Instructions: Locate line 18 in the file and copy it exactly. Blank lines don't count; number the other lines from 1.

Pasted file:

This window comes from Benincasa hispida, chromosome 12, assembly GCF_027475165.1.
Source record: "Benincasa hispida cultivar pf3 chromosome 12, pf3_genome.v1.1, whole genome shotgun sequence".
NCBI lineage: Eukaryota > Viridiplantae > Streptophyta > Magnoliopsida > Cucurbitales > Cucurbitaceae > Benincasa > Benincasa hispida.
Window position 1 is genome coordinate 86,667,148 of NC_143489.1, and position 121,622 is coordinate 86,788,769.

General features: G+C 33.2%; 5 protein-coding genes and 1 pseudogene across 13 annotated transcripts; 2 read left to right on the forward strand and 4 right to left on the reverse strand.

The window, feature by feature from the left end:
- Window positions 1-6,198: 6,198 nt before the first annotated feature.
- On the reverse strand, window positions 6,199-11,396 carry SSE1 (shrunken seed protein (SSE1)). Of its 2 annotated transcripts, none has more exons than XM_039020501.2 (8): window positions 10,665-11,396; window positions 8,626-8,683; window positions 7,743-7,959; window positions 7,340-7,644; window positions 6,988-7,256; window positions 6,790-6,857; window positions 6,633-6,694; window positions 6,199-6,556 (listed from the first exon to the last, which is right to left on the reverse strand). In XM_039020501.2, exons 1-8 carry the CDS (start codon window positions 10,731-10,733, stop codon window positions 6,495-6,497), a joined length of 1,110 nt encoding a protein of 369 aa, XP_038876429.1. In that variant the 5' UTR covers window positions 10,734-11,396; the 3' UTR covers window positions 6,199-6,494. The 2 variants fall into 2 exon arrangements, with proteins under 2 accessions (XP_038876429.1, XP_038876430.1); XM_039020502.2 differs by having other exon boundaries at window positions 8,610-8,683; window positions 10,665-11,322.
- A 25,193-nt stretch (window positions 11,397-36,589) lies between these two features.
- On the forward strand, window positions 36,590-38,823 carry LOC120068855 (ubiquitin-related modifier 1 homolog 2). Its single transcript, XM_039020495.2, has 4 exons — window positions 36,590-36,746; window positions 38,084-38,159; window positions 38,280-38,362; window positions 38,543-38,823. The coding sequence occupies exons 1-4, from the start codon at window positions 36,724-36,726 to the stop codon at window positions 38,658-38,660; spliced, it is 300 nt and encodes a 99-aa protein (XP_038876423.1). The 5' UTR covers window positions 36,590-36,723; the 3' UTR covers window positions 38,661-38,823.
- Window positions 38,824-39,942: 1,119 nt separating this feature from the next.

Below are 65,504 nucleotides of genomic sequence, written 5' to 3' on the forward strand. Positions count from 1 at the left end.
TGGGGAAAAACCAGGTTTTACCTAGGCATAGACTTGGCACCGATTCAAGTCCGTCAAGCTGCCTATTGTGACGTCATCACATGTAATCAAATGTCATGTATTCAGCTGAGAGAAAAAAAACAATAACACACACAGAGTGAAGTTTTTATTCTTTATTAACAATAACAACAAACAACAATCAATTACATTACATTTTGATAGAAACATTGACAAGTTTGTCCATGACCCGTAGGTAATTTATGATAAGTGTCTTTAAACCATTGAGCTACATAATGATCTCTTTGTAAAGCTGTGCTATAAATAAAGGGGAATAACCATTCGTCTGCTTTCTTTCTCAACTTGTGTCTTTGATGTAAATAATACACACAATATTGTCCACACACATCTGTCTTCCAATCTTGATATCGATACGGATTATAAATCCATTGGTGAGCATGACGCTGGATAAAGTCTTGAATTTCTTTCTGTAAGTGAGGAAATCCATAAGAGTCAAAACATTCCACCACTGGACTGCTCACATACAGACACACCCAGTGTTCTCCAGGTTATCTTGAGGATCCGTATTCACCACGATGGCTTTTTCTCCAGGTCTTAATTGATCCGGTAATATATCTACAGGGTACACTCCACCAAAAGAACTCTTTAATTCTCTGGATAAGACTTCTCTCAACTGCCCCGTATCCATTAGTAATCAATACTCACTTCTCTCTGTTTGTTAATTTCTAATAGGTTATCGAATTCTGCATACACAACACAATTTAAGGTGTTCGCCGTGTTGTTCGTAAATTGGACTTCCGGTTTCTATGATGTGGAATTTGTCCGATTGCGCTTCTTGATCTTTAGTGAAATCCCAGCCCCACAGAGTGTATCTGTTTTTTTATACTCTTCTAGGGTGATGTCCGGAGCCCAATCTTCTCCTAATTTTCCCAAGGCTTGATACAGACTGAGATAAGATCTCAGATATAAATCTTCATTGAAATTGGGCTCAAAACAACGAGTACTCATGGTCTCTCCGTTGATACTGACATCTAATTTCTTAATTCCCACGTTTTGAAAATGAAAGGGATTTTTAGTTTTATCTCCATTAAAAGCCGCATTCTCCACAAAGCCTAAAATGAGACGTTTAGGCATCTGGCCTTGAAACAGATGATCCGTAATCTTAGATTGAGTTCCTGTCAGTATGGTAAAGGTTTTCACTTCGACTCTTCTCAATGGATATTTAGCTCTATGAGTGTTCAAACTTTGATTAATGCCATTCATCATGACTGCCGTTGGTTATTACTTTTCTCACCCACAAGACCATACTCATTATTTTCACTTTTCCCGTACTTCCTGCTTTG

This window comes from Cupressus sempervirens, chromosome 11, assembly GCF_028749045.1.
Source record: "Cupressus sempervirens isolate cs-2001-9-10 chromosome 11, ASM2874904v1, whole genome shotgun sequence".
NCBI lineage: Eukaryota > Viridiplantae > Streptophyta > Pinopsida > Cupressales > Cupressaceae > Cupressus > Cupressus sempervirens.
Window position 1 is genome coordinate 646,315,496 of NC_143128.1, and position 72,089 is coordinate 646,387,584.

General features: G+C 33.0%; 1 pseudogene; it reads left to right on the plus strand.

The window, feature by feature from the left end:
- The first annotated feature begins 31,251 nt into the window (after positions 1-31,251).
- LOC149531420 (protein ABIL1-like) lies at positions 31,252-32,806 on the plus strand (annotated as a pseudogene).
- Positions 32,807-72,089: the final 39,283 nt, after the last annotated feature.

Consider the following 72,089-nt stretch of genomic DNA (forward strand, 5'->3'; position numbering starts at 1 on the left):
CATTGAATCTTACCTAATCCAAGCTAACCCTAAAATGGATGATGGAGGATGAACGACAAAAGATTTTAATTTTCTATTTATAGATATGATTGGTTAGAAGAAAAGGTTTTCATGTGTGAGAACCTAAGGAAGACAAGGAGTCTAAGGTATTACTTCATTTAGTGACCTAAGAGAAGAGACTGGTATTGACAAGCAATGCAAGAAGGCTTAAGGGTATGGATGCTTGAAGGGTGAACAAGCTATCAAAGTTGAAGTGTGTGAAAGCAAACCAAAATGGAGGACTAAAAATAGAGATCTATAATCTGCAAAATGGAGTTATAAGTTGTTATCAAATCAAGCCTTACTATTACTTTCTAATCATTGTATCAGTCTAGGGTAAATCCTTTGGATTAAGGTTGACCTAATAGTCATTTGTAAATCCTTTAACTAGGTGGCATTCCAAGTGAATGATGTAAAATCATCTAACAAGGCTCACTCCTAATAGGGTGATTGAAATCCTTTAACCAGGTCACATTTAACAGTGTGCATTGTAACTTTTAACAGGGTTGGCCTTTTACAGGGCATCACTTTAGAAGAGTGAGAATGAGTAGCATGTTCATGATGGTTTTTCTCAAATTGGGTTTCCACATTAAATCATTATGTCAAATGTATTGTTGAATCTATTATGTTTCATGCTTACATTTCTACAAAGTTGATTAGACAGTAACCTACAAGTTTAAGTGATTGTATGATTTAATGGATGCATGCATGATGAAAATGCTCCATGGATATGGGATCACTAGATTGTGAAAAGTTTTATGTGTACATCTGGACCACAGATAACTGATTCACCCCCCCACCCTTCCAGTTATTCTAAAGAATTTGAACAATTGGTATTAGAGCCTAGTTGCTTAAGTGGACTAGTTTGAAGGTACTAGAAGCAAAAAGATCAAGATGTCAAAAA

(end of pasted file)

General features: G+C 33.0%; 1 pseudogene; it reads left to right on the plus strand.